"The instant capacity service fits into a overall utility computing blueprint that we have been working on for sometime" continued Walden. "Complete IT infrastructures can also be provided on a pay on forecast basis, which helps start-ups get off the ground without committing themselves to an expensive and inflexible IT infrastructure." Walden admits that just having extra capacity built into hardware is not the complete solution, as adequate service provisioning and infrastructure need to be designed with increased capacity in mind.

Fujitsu Siemens Computers is also moving towards a more utility-focused market, especially with their high-end PRIMEPOWER servers. Definitely sitting within the supercomputer realm, the system scales from 16 processors up to a massive 128-processor array with each RISC based CPU able to support 2Gb of memory. For businesses expecting massive growth, adding additional freestanding servers can be a complex process, as Ian Stewart, the company's Unix marketing manager, explains. "Adding extra standalone servers is not suitable for the larger ASPs, both in terms of management and the support infrastructure required to power, back-up and monitor these systems."

"We have seen the demand for Unix-based enterprise server systems steadily increase from companies offering ASP services. These companies need to be able to rationalise their hardware and scale up services quickly without increasing the complexity of system management. With our PRIMEPOWER series, you can effectively add extra processors and RAM via a single slot-in card which provide extra virtual machines for each customer, but with a single management interface and reduced installation overheads."

Data carriers

Even the carrier markets are becoming more utility-based. Noel Dunn, one of the founders of Unica, a company specialising in providing data and voice services, points out that the "...amount of fibre being put into the ground is phenomenal. The cost of a 1Mb lease line a year ago now gets you 2Mb, and data charges are literally falling by the month. As a business, Unica purchases bandwidth based on what the best deal is at the moment from a portfolio of carriers that provide our required level of service. From this, we can then offer a single price solution to our customers."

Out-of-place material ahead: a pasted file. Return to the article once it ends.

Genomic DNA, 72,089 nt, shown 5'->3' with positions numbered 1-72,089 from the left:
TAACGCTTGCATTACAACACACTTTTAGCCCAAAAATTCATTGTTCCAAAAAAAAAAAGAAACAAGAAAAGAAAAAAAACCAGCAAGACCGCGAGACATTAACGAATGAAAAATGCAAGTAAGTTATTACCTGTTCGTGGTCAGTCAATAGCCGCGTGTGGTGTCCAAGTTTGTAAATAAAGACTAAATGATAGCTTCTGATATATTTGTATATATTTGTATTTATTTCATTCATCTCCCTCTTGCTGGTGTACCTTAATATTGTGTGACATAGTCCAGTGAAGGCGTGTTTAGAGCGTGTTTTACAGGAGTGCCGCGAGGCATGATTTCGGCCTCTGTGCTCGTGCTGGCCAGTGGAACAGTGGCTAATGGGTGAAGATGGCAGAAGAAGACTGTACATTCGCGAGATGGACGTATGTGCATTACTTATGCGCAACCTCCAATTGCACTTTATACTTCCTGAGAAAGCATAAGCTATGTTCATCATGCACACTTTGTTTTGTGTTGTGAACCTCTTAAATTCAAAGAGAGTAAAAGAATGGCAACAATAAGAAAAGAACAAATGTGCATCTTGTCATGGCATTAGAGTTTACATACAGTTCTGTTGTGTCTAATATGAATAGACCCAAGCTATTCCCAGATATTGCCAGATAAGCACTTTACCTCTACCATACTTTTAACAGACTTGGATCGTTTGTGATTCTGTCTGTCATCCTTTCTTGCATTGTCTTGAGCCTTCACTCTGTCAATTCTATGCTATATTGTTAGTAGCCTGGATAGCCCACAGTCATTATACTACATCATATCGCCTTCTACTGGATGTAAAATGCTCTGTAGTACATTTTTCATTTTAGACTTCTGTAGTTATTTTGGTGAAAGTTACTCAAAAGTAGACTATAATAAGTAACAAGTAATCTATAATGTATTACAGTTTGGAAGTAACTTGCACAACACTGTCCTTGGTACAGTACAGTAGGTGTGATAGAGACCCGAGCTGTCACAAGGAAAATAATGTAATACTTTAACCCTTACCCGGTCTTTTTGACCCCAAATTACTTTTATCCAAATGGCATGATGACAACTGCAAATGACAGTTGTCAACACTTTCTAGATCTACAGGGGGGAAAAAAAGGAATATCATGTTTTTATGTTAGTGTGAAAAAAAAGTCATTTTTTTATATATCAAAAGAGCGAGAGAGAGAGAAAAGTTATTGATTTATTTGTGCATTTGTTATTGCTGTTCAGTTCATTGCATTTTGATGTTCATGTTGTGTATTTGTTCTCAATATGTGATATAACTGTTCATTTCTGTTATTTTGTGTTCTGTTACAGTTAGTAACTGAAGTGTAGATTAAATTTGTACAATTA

"So, if a customer comes to us and requests more bandwidth or different services, we can look across our carrier suppliers and find a service to suit them. From their perspective, this change is transparent. They deal with us and we provide to them increased capacity without having to deal with multiple suppliers or technical issues." Unica is to launch a business-to-business service later this year where customers can purchase data and voice services directly via the Web.

Summary

The prospect of IT as a utility like gas, electricity and water is coming closer. The need to simplify computing helps both customer and vendor. However, Richard Wendland, a senior researcher at Durlacher, offers a word of caution. "The idea of utility computing is not new, but the biggest issue facing the industry and customers is provisioning. Managing the distribution and implementation of computer resources needs to change if utility computing is to become a benefit to business."

Whether you call it "utility computing", "instant capacity" or "scalability", IT infrastructure can be deployed quickly under the right circumstances. The dotcoms seem to be the focus of much of the activity in this area, but any business can gain more at the flick of a switch.

Will Garside

This was last published in May 2000